World Children’s Fund is feeding children who are living on the streets of Juba, the capital city of South Sudan. Thousands of homeless children roam the streets. They eat from trash bins. They sleep and live in partially constructed buildings, underneath parked lorries and alongside the busy roads and markets. These children are the collateral damage from South Sudan’s civil war that begin in 2013, uncorking a bloody and violent conflict that has left the country in shambles.

The feeding program for the street children has been “like a bomb of happiness and love thrown to them,” according to one WCF program administrator. Alec, a South Sudanese who lives in Juba, became an orphan at the age of four. He has been instrumental in the logistics of the feeding program. He was raised by an older brother and has a big heart for these homeless children.

At each feeding, he helps prepare and hand out the heaping bowls filled with specially formulated meals for malnourished and starving children. Like many who serve on the WCF team, he believes that impact starts with “One.”

One child.

One meal.

Ultimately, one life transformed.

The children in the program give thanks to the donors of World Children’s Fund for the wonderful help. Many of them have been homeless for several years. They say they are grateful for the prepared food served to them in a bowl. “I am happy for the dignity and value I feel when being offered a spoon and the opportunity to eat prepared food from a clean container,” says one homeless boy.

The food is prepared off-site by the WCF team and transported to Zahara square for weekend feedings near the Konyo-Konyo market, the largest market in Juba. At each feeding, about sixty street children gather and food and fresh drinking water is disbursed. The area is a congested and busy during the day as locals come to buy and trade.

“I am very happy that you have come to help us, I thought life would be better for me here in Juba, but it has been difficult.”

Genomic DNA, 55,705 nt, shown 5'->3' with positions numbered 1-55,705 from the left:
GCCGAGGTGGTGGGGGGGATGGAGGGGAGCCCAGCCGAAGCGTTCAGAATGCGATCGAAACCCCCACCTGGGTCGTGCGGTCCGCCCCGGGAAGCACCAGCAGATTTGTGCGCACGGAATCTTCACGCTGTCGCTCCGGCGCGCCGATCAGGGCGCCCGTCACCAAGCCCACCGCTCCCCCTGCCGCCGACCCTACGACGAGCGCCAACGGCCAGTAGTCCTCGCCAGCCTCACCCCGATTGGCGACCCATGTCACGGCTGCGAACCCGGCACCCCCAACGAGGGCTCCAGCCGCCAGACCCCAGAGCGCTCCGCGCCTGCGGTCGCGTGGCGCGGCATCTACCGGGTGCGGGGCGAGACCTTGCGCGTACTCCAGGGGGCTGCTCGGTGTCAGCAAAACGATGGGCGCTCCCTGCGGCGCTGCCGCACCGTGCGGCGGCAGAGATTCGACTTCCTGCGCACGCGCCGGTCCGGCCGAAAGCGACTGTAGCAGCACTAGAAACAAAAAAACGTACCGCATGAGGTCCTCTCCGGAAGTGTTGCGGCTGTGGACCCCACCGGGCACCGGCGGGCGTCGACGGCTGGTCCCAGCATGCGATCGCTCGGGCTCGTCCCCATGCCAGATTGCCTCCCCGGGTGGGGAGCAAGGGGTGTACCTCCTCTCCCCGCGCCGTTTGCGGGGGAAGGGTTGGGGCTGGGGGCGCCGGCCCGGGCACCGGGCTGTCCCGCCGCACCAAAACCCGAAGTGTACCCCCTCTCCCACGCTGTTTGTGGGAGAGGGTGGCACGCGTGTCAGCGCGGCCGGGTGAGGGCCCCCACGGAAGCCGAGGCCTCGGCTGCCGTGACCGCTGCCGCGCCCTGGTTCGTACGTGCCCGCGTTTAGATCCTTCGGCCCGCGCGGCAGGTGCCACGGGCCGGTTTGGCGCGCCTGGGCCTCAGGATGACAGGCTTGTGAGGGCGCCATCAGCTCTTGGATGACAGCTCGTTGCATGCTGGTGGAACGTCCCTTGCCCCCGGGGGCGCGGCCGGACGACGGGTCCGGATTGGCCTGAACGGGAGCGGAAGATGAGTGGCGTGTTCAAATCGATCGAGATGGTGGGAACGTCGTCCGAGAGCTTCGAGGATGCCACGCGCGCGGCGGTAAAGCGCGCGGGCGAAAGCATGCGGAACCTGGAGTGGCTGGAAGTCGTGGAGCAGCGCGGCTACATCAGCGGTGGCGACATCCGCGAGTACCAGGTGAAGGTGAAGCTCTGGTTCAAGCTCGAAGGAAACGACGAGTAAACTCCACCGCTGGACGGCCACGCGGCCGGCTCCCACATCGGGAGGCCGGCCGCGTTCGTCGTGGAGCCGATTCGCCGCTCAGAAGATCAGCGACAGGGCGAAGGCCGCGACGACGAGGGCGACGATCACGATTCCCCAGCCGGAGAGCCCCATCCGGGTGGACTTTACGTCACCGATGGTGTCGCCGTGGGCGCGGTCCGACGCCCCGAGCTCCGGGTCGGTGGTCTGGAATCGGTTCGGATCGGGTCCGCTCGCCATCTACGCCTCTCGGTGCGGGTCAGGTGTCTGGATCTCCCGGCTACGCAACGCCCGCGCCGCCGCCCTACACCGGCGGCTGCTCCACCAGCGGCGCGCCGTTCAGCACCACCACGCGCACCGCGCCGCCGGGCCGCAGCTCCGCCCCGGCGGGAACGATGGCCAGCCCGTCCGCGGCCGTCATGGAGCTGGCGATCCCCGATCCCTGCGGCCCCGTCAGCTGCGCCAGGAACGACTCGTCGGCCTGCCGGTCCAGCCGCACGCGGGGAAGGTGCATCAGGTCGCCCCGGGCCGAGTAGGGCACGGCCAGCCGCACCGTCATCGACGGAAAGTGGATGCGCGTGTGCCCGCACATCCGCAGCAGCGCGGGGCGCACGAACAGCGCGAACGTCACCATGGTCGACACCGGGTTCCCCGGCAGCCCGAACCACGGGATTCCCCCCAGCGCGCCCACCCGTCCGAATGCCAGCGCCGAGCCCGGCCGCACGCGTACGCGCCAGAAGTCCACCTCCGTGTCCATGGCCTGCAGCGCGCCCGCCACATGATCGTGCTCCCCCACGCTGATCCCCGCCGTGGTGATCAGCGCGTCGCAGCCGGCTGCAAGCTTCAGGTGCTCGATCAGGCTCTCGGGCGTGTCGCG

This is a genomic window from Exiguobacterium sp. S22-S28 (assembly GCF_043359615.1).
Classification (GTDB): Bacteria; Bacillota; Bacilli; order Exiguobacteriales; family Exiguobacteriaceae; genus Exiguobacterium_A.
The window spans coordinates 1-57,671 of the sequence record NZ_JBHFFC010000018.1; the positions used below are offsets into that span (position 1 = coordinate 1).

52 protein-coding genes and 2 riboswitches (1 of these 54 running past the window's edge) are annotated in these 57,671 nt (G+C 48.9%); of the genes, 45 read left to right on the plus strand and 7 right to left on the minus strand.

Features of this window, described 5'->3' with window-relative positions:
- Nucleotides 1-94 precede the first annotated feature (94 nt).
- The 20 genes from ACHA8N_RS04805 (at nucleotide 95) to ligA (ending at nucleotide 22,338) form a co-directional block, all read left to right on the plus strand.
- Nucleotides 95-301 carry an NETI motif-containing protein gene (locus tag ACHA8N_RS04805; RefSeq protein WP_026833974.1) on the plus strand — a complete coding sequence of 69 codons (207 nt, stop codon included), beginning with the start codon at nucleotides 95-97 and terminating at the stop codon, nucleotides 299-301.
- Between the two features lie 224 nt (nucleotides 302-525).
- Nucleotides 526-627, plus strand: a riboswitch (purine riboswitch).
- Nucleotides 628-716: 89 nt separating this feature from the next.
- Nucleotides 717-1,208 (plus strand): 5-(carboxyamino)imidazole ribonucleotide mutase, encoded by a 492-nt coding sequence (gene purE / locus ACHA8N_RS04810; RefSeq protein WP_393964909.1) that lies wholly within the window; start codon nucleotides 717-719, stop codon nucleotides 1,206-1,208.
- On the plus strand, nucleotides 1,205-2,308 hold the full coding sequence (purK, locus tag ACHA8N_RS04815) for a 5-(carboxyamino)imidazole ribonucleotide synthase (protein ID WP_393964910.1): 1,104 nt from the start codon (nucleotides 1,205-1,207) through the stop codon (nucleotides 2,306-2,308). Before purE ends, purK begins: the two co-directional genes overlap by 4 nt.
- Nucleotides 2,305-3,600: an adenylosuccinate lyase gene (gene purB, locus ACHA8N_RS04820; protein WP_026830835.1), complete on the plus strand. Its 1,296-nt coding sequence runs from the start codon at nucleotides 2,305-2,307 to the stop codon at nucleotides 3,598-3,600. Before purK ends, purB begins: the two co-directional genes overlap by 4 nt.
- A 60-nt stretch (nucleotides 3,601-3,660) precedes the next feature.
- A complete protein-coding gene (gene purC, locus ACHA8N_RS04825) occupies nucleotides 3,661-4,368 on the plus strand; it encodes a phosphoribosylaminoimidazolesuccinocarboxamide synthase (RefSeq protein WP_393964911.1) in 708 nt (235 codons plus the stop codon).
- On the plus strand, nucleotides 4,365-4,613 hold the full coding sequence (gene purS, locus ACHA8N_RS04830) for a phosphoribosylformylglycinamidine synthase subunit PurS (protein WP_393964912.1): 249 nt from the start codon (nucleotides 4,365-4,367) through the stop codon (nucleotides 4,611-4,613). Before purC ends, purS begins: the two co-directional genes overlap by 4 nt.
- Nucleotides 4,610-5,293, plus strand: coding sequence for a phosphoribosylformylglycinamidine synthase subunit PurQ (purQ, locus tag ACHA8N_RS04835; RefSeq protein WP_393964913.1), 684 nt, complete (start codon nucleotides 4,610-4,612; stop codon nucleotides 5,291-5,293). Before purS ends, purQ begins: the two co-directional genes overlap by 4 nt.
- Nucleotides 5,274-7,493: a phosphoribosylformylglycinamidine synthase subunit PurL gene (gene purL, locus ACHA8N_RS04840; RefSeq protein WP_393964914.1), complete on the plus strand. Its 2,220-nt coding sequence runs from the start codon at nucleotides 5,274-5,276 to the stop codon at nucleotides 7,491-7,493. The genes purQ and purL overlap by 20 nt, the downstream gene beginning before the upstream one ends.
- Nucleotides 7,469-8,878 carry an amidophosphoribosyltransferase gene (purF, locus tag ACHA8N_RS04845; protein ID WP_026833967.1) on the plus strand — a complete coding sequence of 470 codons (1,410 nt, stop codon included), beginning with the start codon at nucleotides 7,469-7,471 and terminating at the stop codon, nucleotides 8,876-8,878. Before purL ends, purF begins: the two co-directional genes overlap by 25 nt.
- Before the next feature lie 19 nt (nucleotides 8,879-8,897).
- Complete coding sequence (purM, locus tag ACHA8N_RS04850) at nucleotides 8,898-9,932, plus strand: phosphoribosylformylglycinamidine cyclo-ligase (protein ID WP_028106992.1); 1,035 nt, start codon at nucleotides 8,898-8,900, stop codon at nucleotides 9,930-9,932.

At night, these homeless children search for a place to sleep. Many of them sleep in partially constructed buildings not far from the square. “It is a hard life,” says Yabi Sebit. He thinks he is around 14 or 15 years old. Yabi says he sleeps in a grassy field not far from the market. He used to sleep on a nearby street each night but says he relocated to the field because his friend was killed by a passing taxi while sleeping on the side of a main road. Yabi was born in Kapoeta, Eastern Equatoria. His mother died when he was a baby. As he became older, his father was unable to care for him or provide any food. Yabi traveled to Juba on his own in 2021 where he has been living on the street.

"I am very happy that you have come to help us,” says Yabi. "I thought life would be better for me here in Juba, but it has been difficult.” Yabi describes scrounging for food that has been thrown in the rubbish and the violent illness, stomach cramps and vomiting he has endured after eating meat and rotten food filled with parasites. He wishes he could go to school. He hopes he can get new sandals.

Simon Peter says things began going wrong in his life after he and his parents relocated to a refugee camp after being displaced from their village during the civil war. A relative in the camp where he was living decided to move to Juba. Simon was invited to join his relatives. He says when he relocated to Juba, he was enrolled in school and attended as a student in primary three. He was ten years old. After few months in Juba, the violence from the war began to escalate and his relatives fled to Kenya. “I had nowhere to go. I couldn’t get back to my parents on my own,” he says. “I ended up on the street. I always thought that someone would help me, but there is no one." He thinks his father and mother may still alive but like many children separated from their parents during conflict and war, he does not know where they are. "I believe my life can change… if I can get help.”

“I believe my life can change… if I can get help.”


Many of the children who are homeless are unsure of their age.

Steven, who looks to be about eight or nine years old, knows he was born in Torit, in the southeastern part of Sudan, which is about 150km from Juba. He is among the youngest children who arrive for feeding.

He doesn’t remember how his father died. He was a baby. He says his mother died after being bitten by snake. “I did not find anyone to take care of me after my mother passed. I could not go to school and change my life.”

“I sleep on the streets and sometimes in a nearby vacant building. I want to study and go to school,” he says.

He collects scrap, iron, and other metals and tries to sell his goods to earn money for food.

He says the older boys help take care of him and that he is a “good boy.”


As the street feeding wraps up on a sultry Sunday afternoon and bowls and spoons are collected, a young boy, Bol, begs to be taken home by any one of the WCF administrators who are helping with the program. “Who will take me home?” he asks, tears dripping from his eyes. The WCF implementing team, many of them young men without wives, children, or homes of their own, hug Bol and promise to return.

Feeding, caring, and gaining trust is a start, a step in the right direction. “We have high hopes for these children who have been left behind,” says Alec. “Feeding them is the beginning. It is the first hope.”

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